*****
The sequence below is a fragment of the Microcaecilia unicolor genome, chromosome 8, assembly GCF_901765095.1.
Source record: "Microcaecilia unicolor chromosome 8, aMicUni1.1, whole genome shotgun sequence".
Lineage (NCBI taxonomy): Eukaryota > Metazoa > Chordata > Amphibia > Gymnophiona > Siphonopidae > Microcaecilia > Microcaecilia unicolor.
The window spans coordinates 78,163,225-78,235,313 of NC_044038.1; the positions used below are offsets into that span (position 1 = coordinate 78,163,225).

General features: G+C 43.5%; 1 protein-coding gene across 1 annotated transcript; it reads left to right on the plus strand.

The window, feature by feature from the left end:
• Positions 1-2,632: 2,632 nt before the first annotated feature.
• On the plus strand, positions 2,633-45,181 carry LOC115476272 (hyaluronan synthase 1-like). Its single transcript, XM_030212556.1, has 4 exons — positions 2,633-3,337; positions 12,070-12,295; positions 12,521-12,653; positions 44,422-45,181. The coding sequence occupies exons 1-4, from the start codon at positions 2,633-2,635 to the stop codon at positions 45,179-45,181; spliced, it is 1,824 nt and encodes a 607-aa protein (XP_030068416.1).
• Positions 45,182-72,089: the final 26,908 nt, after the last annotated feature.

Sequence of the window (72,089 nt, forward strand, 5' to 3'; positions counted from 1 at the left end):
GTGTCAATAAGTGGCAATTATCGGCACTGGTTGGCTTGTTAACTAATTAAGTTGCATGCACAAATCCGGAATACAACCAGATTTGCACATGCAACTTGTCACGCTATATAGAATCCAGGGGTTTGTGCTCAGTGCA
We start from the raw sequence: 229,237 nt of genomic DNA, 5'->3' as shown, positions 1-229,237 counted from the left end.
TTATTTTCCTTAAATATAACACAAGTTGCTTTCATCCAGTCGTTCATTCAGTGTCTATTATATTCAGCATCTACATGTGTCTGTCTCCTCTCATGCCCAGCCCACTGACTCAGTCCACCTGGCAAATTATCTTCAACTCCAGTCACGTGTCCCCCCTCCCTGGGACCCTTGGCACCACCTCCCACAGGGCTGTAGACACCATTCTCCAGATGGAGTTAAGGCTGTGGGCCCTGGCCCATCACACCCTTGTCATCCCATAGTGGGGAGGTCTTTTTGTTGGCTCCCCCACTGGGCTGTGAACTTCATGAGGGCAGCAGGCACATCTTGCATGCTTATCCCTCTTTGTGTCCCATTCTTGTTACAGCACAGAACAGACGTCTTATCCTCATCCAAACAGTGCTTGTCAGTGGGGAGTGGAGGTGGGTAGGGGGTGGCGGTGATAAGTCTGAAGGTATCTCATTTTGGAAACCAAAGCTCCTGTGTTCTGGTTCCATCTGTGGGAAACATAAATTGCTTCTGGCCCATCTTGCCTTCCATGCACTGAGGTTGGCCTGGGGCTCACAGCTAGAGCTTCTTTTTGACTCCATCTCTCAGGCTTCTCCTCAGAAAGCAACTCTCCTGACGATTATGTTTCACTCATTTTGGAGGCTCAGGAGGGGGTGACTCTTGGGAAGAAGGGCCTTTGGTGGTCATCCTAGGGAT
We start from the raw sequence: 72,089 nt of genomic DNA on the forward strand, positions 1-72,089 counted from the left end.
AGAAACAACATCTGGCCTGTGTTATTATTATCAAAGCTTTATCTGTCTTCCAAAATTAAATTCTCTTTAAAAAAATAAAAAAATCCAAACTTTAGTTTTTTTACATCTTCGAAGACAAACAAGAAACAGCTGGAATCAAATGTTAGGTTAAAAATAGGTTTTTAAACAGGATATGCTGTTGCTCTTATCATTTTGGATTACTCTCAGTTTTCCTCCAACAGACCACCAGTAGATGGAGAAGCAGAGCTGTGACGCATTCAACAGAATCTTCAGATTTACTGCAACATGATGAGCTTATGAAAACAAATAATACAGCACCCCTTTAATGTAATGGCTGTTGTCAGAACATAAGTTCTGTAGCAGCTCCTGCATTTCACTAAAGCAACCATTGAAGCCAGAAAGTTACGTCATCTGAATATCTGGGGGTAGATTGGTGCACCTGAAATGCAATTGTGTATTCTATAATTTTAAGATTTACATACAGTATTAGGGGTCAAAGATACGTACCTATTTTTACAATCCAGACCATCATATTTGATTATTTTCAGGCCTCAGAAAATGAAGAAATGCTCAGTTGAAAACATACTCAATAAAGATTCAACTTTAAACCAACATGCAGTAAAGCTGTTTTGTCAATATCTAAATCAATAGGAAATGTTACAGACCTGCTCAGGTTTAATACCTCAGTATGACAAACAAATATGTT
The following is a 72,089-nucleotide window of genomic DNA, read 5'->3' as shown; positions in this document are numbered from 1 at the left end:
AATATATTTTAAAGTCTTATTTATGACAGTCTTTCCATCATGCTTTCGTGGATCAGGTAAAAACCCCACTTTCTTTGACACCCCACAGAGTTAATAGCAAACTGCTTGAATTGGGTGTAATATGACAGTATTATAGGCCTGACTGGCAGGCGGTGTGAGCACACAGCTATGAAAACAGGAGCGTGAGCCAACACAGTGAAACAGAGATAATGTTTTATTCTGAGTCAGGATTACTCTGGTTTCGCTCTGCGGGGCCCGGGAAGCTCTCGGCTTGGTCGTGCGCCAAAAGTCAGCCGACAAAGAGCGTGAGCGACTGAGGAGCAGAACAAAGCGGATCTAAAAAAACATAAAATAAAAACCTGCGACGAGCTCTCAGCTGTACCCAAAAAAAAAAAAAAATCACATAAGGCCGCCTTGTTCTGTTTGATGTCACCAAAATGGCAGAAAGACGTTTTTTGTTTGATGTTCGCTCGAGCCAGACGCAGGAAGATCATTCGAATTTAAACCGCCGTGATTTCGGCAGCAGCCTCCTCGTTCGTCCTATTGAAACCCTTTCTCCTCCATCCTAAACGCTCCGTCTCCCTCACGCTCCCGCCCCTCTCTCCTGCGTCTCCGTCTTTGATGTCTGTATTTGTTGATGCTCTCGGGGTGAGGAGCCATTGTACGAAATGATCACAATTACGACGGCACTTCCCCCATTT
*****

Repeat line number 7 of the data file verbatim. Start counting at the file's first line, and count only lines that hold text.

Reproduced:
• Positions 1-2,632: 2,632 nt before the first annotated feature.